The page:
By Ben Golliver
September 22, 2013

(Adidas) The black road colorway of the "D Rose 4," Adidas's latest signature shoe for Bulls guard Derrick Rose. (Adidas)

There's always a certain level of hype whenever one of the league's biggest stars reveals his latest signature shoe design, but circumstances have conspired to make Adidas's unveiling of the "D Rose 4" even more anticipated than usual.

The unveiling, set for Sunday in Chicago, comes a little more than 16 months after Bulls guard Derrick Rose went down with a knee injury that cost him the 2012 playoffs and the entire 2012-13 season. The unveiling comes after the apparel company ran a popular, albeit somewhat polarizing, advertising campaign centered around Rose's rehabilitation. The unveiling comes after Rose ultimately decided against returning to the court down the stretch of last season, despite reports that he had been medically cleared. Finally, the unveiling comes one year after Rose broke down crying on stage during the unveiling of the "D Rose 3."

The Rose who ducked his head and wiped away tears last year has disappeared in recent months, giving way to the confident personality everyone remembers from his 2011 MVP campaign. Rose told CNN that he believes he's the best player in the NBA and he's thrown his name into the hat for USA Basketball's 2014 World Cup team. Rose has gone through rigorous private workouts with trainer Rob McClanaghan (as documented by Sports Illustrated), and he's revealed to Slam Magazine that he's "gained 10 pounds of muscle" during his rehabilitation. After what seemed like an endless series of non-updates on his health last year, we've now entered a feverish countdown to the opening night of the 2013-14 season. In a sign of the immense anticipation surrounding Rose's long-awaited return, the NBA's schedule-makers placed the Bulls on center stage for opening night, when they travel to Miami to face the two-time defending champion Heat.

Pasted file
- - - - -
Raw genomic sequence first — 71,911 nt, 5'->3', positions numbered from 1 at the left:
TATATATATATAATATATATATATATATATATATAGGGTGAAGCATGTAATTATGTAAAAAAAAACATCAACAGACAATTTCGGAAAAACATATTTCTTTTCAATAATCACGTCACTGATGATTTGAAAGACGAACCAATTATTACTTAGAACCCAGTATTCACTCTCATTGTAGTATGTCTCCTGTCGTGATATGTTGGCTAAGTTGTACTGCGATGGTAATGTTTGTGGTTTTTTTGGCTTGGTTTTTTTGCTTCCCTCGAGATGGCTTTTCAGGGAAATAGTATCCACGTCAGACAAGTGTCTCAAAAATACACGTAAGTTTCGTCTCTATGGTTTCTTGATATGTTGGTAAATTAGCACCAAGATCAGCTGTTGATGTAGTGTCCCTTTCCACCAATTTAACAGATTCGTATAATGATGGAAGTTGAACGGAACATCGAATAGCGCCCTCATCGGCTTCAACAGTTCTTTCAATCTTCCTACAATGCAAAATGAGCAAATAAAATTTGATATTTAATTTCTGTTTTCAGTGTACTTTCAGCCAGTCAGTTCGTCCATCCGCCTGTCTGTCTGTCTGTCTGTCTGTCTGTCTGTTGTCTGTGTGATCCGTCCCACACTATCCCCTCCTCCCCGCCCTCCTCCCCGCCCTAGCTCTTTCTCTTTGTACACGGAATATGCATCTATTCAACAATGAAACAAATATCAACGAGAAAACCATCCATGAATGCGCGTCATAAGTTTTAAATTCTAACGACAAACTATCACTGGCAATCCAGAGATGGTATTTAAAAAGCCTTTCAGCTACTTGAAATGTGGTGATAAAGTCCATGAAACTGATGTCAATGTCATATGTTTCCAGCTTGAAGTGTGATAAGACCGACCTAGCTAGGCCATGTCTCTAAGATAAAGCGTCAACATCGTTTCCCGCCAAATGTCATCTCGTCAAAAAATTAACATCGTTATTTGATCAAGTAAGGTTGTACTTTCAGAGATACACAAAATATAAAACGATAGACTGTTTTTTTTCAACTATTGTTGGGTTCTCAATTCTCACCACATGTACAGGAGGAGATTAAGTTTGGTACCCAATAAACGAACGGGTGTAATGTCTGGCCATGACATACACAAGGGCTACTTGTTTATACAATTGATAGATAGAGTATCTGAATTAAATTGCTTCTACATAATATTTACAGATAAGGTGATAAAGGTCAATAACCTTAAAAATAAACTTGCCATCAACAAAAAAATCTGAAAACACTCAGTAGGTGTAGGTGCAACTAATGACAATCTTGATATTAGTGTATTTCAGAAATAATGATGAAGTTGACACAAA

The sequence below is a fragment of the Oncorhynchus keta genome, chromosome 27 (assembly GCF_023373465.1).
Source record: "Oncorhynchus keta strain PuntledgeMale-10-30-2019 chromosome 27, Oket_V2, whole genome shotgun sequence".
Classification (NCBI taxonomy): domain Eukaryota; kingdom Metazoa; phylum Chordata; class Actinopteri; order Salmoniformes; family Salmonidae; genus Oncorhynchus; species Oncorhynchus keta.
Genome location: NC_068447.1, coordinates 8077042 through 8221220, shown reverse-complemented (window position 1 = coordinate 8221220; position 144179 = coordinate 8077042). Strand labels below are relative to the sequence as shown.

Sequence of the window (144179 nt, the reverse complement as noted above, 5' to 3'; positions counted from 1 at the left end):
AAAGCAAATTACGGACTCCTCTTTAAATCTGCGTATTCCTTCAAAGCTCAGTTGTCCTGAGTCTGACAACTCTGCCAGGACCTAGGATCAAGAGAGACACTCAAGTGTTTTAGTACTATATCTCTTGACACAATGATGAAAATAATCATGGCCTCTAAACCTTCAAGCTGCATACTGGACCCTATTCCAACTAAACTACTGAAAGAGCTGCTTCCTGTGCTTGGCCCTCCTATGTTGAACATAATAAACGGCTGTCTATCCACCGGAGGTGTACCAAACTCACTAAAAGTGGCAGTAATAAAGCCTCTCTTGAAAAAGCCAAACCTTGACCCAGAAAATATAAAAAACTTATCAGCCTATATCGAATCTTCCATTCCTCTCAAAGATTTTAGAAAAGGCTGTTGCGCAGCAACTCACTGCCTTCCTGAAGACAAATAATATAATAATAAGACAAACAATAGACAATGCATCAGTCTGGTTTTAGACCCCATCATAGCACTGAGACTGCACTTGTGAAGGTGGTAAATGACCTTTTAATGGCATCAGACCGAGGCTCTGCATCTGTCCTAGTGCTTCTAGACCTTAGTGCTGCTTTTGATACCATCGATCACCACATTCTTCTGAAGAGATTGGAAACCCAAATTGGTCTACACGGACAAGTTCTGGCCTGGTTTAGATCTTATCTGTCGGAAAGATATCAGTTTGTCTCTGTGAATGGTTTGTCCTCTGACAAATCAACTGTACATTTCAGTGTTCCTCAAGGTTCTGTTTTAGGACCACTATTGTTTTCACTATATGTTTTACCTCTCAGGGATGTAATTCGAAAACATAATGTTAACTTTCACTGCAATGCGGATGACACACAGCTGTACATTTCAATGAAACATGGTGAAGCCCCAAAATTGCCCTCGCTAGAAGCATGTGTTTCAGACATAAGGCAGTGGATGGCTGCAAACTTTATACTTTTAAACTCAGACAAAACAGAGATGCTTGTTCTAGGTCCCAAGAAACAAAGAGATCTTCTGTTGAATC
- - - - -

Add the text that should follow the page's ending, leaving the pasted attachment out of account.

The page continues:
For Lawrence Norman, Adidas's VP of Global Basketball, the message this fall is simple: embrace Rose's positive momentum, and don't pump the brakes. Norman came to those conclusions after spending time with Rose and his family as they visited Germany, Japan and a number of other countries on a promotional tour this summer. He watched Rose interact with his mother and brothers, he watched Rose play on the court -- including one exhibition game that included a sumo wrestler and ninjas -- and he watched as Rose's body changed. "He looks different," Norman says, estimating that Rose has added "10 to 15 pounds" while also improving his quickness. Add up all of those observations, and Norman believes Rose's "best player in the NBA" self-assessment is just a starting point.

"When [Derrick] says something like this, we nod our heads along with him," Norman told on Saturday. "He was MVP of the league, which would certainly qualify him for being the best player in the world. Our goal is to make him the No. 1 icon in all of sports. We certainly believe that's going to be the case. There was a bump in the road over the past year, but he's the right player, with the right personality, at the right position, in the right city, on the right team. There's nothing stopping him from being the No. 1 icon in all of sports."